Getting a location from a string is called Geocoding and there are a number of services offering that.
The geocoder from the OpenStreetMap project is called Nominatim and is freely available, you could simply use the API:
I have looked at tweets to some extent. But not in your area.
But I suspect this is down to two types of tweets.
Actual tweets that fall into two categories. The correct geolocation with specific precision (see the tweets in the urban area), and town level geolocation (see the stacks in the urban area).
Then you have automated tweets. These are the ones ...
Most basic GPS devices have a recording mode that will store a point every so often, so you could try that. Otherwise it depends how far out of town you go, the local topography and vegetation. I generally have little trouble with smartphone GPS within 2-3 hours drive of a city. Steep terrain and dense canopy cover will interfere, so some cross-checking ...
They seem to have an integer overflow error in preparing the data for the takeout (downloading the kml directly from google maps for a specific day works correct).
If the number is greater than 1800000000 (for latitude, also comparing to 900000000 would work) you need to subtract 2^32 (=4294967296) and you get the correct latitudeE7 or longitudeE7.
I assume you're referring to the Fused Location Provider as discussed here:
Apps can take advantage of the signals provided by multiple sensors in the device to determine device location. However, choosing the right combination of signals for a specific task in ...
Sadly, you can't.
The HTML5 Geolocation API works by using the browser implementation of the spec. Browsers like Chrome will send data to Google servers in order to try to improve the location(Network information, like your IP, as described here), however, that doesn't always happen nor is guaranteed to, the browser/OS may choose what it think is the best, ...
First of all, your data structures are pretty horrible. If you can, try to lose all the lists of lists of lists... I picked the first elements of your list and dictionary below.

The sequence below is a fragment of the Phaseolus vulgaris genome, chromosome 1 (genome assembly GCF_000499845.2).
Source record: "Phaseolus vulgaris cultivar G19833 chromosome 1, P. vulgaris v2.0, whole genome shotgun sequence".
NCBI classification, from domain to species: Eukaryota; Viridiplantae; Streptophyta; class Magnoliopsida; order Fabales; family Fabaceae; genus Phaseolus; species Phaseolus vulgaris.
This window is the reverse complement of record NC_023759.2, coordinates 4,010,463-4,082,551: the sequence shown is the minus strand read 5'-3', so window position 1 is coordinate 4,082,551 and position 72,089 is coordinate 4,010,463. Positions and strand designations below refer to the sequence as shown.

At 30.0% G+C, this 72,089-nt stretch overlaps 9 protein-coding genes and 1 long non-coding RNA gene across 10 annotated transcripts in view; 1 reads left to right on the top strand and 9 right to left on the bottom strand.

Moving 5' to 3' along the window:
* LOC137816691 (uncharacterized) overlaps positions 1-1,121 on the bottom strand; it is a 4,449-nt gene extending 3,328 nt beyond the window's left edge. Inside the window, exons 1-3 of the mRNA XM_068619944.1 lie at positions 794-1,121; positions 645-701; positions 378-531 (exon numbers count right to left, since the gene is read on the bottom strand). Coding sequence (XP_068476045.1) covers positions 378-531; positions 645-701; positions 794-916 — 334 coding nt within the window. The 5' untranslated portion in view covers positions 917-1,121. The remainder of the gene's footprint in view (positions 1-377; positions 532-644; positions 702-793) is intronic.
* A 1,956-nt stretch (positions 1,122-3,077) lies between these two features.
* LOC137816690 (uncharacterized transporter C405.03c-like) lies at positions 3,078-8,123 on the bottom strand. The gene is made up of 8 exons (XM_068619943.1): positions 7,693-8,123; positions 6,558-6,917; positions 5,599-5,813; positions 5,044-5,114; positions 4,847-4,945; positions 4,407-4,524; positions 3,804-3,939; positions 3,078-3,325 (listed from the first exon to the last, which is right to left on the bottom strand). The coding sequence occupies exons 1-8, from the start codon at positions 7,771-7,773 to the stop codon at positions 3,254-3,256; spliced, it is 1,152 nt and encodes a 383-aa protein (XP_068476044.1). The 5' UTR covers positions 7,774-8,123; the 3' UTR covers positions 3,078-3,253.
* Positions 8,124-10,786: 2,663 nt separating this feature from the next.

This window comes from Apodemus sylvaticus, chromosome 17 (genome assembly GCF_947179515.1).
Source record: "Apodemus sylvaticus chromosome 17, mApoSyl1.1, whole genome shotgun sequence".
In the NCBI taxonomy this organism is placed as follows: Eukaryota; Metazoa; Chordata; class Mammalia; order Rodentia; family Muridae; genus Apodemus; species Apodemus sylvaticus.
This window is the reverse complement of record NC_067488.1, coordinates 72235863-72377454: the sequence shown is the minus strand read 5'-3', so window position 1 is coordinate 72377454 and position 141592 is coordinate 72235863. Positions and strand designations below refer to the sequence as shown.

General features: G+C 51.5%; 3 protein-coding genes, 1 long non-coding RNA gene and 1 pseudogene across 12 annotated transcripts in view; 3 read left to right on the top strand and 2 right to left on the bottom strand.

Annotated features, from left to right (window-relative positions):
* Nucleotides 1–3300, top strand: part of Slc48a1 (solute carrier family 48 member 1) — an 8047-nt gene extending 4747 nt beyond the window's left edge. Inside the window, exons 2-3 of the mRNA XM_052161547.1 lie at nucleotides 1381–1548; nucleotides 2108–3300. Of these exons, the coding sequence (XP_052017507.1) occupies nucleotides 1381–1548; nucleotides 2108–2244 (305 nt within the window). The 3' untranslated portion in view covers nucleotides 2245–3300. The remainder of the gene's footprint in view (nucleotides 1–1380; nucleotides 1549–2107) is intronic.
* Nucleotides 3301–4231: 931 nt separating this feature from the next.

I recommend using Shapely.
from shapely.geometry import *
You can create Polygon geometries:
something = Polygon(lst_thing['coordinates'])
You can create Point geometries:
... but without using Internet connection...
It depends on the positioning chip in your mobile device, if it was a:-
Fully autonomous GPS chip: power-hungry, works without cellular connection, but performs poorly in urban jungle.
Fully assisted GPS chip (A-GPS): must download "initialization" data from cellular network/connection, power-saving, performs ...
If wizards are enabled, the Grids and Graticules Wizard in the Data Frame Properties > Grids Tab allows you to set up map grids in an layout. In the wizard, choose the graticule option if you want to display lines of latitude and longitude (parallels and meridians). You can choose the type of graticule that you want, change the appearance, symbols, etc. It ...
In Firefox you can give the geolocation permission per website:
I assume that it is the same for other browsers. So while the browser itself can have permission to access the Geolocation API, it could be blocked for your specific application.
PS.: I wonder if Internet Explorer even supports the Geolocation API. For Safari, this support article could help.
Here are your options:
Join table records based on common id to an existing feature/layer.
Manually create a point layer and digitize in the point locations and assign each feature an id common with the table record. Then join table to point layer.
Tables can be adding into the software as a standalone table, however the records cannot be symbolized on a ...
You simply can't bypass https.
It's a mandatory requirement (with exception of localhost usage) as stated by the Geolocation API documentation (an HTML5 API implemented in all browsers), at least for Firefox and Chrome (see browsers compatibility table from MDN).